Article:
Women On Film – “I Love You, Man” – Susan Granger reviews
According to the Urban Dictionary, a “bromance” denotes a non-sexual relationship between two men and “bromancing” is the act of wooing a fellow male friend for the purpose of becoming closer. The term was originally coined by author/editor Dave Carnie in “Big Brother Magazine,” and it’s the theme of this banal bromantic comedy.
Here’s the set-up: when Peter Klaven (Paul Rudd), a mild-mannered, rather dorky real estate broker, proposes to his girl-friend, Zooey (Rashida Jones), she immediately speed-dials, conferencing her best friends about the wedding. But Peter has no male pal to stand up for him as Best Man. Panicked when he realizes Zooey may not trust a groom without friends, Peter immediately embarks on a mission to audition prospective buddies, enduring drinking bouts, poker nights and man-dates arranged by his parents (Jane Curtin, J.K. Simmons) and gay younger brother (Andy Samberg). Eventually, for better or worse, he settles on scruffy Sydney Fife (Jason Segel), an aggressive ‘investor’ whom he meets at an open house for his biggest client, former “Hulk” Lou Ferrigno (as himself).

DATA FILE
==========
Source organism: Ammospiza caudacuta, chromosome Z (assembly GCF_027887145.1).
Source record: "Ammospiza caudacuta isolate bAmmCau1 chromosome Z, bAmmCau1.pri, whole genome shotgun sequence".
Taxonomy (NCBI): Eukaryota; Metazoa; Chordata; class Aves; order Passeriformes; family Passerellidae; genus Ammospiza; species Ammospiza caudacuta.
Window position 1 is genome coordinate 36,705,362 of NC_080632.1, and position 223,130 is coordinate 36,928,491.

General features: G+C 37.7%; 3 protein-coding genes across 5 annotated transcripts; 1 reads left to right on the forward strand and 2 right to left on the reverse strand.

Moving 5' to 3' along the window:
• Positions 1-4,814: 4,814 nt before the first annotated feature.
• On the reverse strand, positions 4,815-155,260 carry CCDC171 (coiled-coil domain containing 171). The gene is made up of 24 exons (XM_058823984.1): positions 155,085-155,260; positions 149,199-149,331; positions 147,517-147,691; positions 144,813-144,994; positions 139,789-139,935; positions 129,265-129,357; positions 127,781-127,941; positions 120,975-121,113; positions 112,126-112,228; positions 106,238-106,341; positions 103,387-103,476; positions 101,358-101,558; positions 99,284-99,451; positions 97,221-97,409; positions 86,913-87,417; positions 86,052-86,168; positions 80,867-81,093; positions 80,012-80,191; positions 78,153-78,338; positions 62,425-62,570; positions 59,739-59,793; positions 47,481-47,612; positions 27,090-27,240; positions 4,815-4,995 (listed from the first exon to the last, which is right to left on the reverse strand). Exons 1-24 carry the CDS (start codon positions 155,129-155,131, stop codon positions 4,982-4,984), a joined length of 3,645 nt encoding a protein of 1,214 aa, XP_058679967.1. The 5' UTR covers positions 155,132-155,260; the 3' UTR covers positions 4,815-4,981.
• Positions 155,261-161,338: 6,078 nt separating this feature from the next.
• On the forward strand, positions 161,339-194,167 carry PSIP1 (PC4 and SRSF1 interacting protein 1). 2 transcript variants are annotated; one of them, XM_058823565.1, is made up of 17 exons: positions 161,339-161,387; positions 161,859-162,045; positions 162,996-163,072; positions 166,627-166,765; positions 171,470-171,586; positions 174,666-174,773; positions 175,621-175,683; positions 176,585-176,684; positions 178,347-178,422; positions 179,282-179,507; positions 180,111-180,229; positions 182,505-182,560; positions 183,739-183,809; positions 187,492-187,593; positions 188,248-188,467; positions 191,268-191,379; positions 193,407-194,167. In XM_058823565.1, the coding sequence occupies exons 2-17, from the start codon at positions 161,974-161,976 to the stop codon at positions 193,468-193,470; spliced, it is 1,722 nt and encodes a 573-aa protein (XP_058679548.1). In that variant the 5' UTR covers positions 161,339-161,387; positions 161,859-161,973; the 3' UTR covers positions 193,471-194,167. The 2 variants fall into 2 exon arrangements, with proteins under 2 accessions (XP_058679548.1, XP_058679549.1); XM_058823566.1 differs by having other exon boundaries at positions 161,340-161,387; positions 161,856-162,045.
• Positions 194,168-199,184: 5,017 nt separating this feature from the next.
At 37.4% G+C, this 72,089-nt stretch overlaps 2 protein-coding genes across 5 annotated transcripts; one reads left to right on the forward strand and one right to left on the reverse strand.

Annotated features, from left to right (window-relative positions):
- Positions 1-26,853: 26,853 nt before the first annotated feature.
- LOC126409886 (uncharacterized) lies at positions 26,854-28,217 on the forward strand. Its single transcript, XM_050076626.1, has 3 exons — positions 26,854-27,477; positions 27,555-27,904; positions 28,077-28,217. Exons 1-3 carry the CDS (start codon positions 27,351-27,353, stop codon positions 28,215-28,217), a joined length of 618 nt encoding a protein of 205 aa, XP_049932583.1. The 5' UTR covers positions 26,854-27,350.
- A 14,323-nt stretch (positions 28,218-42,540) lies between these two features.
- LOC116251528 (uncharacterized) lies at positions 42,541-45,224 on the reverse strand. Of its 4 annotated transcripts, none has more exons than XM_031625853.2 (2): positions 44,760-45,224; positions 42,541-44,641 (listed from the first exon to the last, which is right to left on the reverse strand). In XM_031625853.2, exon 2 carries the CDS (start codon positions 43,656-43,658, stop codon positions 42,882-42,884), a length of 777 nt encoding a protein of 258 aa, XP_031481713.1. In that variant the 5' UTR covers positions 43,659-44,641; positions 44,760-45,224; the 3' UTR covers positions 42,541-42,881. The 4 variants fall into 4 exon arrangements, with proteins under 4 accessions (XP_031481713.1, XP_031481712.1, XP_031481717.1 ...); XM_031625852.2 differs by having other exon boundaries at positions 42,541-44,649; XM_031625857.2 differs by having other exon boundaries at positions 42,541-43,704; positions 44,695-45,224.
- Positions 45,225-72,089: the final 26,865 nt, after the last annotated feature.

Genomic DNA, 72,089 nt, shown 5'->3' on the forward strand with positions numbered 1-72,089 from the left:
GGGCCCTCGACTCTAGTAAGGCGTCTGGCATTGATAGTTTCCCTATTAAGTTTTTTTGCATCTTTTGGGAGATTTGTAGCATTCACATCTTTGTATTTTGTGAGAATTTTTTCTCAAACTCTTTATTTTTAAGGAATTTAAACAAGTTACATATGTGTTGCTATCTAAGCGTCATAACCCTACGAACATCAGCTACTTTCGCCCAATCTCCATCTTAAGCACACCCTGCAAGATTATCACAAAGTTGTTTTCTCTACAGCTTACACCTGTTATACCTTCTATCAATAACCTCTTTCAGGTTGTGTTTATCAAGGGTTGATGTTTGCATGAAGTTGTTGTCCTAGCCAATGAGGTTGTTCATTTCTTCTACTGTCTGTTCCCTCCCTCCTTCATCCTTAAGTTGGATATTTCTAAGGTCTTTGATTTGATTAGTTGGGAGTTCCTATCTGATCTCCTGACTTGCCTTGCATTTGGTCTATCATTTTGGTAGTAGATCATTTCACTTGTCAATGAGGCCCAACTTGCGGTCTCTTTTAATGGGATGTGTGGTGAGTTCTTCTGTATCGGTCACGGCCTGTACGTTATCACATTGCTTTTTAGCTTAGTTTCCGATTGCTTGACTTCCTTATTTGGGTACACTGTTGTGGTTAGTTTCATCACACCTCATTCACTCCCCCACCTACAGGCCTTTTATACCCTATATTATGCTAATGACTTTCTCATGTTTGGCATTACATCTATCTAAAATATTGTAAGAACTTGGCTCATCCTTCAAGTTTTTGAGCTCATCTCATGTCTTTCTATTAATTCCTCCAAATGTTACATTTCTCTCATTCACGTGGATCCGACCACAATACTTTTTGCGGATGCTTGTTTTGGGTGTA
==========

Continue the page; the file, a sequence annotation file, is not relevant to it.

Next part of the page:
This meathead Sydney has a mangy mutt named Anwar Sadat whose poop he deliberately leaves littering the sidewalk because he enjoys the inevitable inconvenience it causes. Soon, the guffawing guys are gobbling fish tacos, just “chillaxing,” sequestered in Sydney’s grungy garage-turned-“man-cave” on Venice beach, squeezing Zooey, literally, out of the picture and placing the upcoming wedding in jeopardy.
While writer/director John Hamburg (“Meet the Fockers”) and co-writer Larry Levin leave no profanity unspoken and some uttered far too many times, his view of women is curiously gentler than that of, say, Judd Apatow, whose raunchy comedies (“40 Year-Old Virgin,” “Knocked Up”) are known for their risqué content. But there’s no chemistry between Rudd and Jones, placing the Rudd/Segal bromance on the front burner, along with jokes about masturbation, flatulence and oral sex. And the outcome is utterly predictable. On the Granger Movie Gauge of 1 to 10, “I Love You, Man” is a gross-out 6, aimed at dudes who dig crude slapstick along with sporadic, if superficial shock value.